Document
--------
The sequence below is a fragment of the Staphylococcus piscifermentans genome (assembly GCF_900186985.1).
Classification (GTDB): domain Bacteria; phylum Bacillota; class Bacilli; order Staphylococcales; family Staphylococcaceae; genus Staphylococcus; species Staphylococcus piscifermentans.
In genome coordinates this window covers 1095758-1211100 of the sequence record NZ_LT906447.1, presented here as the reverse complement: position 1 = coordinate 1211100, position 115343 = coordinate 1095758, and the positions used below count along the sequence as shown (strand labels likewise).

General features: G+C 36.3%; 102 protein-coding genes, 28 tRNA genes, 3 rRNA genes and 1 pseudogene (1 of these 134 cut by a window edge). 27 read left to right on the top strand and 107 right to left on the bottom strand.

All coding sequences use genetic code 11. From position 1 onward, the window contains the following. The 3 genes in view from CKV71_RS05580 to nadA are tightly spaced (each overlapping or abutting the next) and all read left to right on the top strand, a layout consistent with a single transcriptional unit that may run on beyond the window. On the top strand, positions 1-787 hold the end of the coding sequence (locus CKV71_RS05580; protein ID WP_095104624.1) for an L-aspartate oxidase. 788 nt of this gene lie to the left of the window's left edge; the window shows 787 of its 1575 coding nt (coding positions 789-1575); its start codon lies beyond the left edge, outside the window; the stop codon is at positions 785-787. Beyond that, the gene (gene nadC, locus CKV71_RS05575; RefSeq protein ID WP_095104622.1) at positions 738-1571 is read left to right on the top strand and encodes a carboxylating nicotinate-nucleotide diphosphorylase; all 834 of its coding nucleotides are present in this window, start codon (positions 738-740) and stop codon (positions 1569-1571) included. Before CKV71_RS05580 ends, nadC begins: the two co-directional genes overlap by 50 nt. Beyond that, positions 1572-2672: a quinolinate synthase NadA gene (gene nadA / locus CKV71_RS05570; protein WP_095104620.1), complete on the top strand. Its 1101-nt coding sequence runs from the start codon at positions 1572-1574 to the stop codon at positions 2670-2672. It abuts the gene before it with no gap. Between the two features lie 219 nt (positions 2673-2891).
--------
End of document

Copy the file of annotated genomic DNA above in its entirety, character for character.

The sequence below is a fragment of the Staphylococcus piscifermentans genome (assembly GCF_900186985.1).
Classification (GTDB): domain Bacteria; phylum Bacillota; class Bacilli; order Staphylococcales; family Staphylococcaceae; genus Staphylococcus; species Staphylococcus piscifermentans.
In genome coordinates this window covers 1095758-1211100 of the sequence record NZ_LT906447.1, presented here as the reverse complement: position 1 = coordinate 1211100, position 115343 = coordinate 1095758, and the positions used below count along the sequence as shown (strand labels likewise).

General features: G+C 36.3%; 102 protein-coding genes, 28 tRNA genes, 3 rRNA genes and 1 pseudogene (1 of these 134 cut by a window edge). 27 read left to right on the top strand and 107 right to left on the bottom strand.

All coding sequences use genetic code 11. From position 1 onward, the window contains the following. The 3 genes in view from CKV71_RS05580 to nadA are tightly spaced (each overlapping or abutting the next) and all read left to right on the top strand, a layout consistent with a single transcriptional unit that may run on beyond the window. On the top strand, positions 1-787 hold the end of the coding sequence (locus CKV71_RS05580; protein ID WP_095104624.1) for an L-aspartate oxidase. 788 nt of this gene lie to the left of the window's left edge; the window shows 787 of its 1575 coding nt (coding positions 789-1575); its start codon lies beyond the left edge, outside the window; the stop codon is at positions 785-787. Beyond that, the gene (gene nadC, locus CKV71_RS05575; RefSeq protein ID WP_095104622.1) at positions 738-1571 is read left to right on the top strand and encodes a carboxylating nicotinate-nucleotide diphosphorylase; all 834 of its coding nucleotides are present in this window, start codon (positions 738-740) and stop codon (positions 1569-1571) included. Before CKV71_RS05580 ends, nadC begins: the two co-directional genes overlap by 50 nt. Beyond that, positions 1572-2672: a quinolinate synthase NadA gene (gene nadA / locus CKV71_RS05570; protein WP_095104620.1), complete on the top strand. Its 1101-nt coding sequence runs from the start codon at positions 1572-1574 to the stop codon at positions 2670-2672. It abuts the gene before it with no gap. Between the two features lie 219 nt (positions 2673-2891).